Wednesday, November 23, 2011

"Being Human In An Age of Unbelief"

Here is a great lecture given at the University of Pennsylvania by the new archbishop of Philadelphia, Archbishop Charles Chaput.  He pretty much leaves no stone unturned.  Basically, he's talking about what it means to create a culture of life in the broadest sense of that phrase and not just with respect to the lives of the unborn. Chaput's lecture helps to understand why the battle is so pitched at this point in time and why the stakes are so high. The battle comes down to the nuts and bolts of what we believe the human person is, where he came from and what we believe to be true about him.   That's why BOTH sides --the culture of life vs. the culture of death, the moral relativists vs. the believers in objective Truth, the culture of belief vs. the "culture of unbelief" (Chaput's phrase, see below)--  are in full battle mode.

So, to arms!  Here are a few quotes: 
When Christians and other people of good will talk about "the dignity of the human person" and "the sanctity of human life," they're putting into words what we all instinctively know – and have known for a very long time. Something elevated and sacred in men and women demands our special respect. When we violate that human dignity, we do evil. When we serve it, we do good. And therein lies one of many ironies. We live in a society that speaks persuasively about protecting the environment and rescuing species on the brink of extinction. But then it tolerates the killing of unborn children and the abuse of human fetal tissue as lab material. 
There's a proverb worth remembering here: "To a man with a hammer, every problem is a nail." If modern man is scientific man, technology is his hammer. But every problem isn't a nail. Knowledge without the virtues of wisdom, prudence, and, above all, humility to guide it is not just unhelpful. It's dangerous.
Science involves the study of the material world. But human beings are more than the sum of their material processes. Trying to explain the human person with thinking that excludes the reality of the spiritual, the dignity of the religious, and the possibility of God simply cripples both the scientist and the subject being studied – man himself. To put it another way, we can destroy what we mean by humanity while claiming, and even intending, to serve it.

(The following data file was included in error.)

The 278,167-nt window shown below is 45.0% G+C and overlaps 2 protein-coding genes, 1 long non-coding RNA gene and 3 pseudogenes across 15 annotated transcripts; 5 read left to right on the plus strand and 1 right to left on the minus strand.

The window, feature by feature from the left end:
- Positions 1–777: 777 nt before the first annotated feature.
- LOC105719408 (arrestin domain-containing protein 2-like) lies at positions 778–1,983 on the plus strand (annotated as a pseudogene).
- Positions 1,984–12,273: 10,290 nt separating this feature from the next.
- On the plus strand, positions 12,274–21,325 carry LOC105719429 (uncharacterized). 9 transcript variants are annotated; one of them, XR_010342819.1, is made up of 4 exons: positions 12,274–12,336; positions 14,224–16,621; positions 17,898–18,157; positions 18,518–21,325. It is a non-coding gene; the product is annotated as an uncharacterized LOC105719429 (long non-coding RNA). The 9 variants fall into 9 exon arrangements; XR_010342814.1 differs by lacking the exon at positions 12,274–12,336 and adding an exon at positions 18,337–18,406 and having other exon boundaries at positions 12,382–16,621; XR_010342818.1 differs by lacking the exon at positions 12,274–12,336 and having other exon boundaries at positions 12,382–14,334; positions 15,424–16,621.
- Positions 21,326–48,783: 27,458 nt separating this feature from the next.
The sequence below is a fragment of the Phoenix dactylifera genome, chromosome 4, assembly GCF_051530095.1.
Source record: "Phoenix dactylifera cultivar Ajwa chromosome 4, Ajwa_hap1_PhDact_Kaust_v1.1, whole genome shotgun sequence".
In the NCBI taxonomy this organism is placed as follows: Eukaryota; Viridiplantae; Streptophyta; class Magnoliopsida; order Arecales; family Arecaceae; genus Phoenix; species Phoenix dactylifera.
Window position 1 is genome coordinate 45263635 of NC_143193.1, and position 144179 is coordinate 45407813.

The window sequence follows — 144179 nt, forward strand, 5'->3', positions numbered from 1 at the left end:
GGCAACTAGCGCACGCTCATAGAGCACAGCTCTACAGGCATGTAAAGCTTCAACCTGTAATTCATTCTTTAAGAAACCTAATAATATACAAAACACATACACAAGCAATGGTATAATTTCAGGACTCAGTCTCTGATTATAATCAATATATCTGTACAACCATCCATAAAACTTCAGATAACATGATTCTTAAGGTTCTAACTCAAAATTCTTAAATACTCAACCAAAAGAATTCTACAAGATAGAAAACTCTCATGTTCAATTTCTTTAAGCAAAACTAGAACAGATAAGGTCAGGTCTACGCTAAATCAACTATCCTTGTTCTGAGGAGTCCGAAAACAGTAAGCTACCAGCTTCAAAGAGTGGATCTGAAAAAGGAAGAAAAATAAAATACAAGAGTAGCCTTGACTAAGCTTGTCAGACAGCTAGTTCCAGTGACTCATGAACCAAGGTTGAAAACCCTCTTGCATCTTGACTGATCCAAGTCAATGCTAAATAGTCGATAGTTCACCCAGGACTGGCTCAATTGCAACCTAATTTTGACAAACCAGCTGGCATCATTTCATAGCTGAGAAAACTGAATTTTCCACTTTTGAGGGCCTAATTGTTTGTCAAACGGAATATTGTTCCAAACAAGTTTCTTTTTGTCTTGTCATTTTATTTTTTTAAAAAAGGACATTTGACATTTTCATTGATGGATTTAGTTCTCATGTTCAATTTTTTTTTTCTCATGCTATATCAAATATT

Most of us here tonight believe that we have basic rights that come with the special dignity of being human. These rights are inherent to human nature. They're part of who we are. Nobody can take them away. But if there is no Creator, and nothing fundamental and unchangeable about human nature, and if "nature's God" is kicked out of the conversation, then our rights become the product of social convention. And social conventions can change. So can the definition of who is and who isn't "human." 
The irony is that modern liberal democracy needs religion more than religion needs modern liberal democracy. American public life needs a framework friendly to religious belief because it can't support its moral claims about freedom and rights with secular arguments alone. In fact, to the degree that it encourages a culture of unbelief, liberal democracy undermines its own grounding. It causes its own decline by destroying the public square's moral coherence.

1 comment:

  1. The Archbishop's last point is well made. Liberal democracy sows the seeds of it's own destruction if it excludes "nature's God." The plummeting birth rates are clear manifestations of that. For young people to reject children (or just have 2.1 and then spoil them) is a sign of hopelessness. They will get the point as they are in their nursing homes being attended to by strangers, wondering where their kids are, that is, if they have not already committed suicide or been euthanized by the kids they raised to be selfish.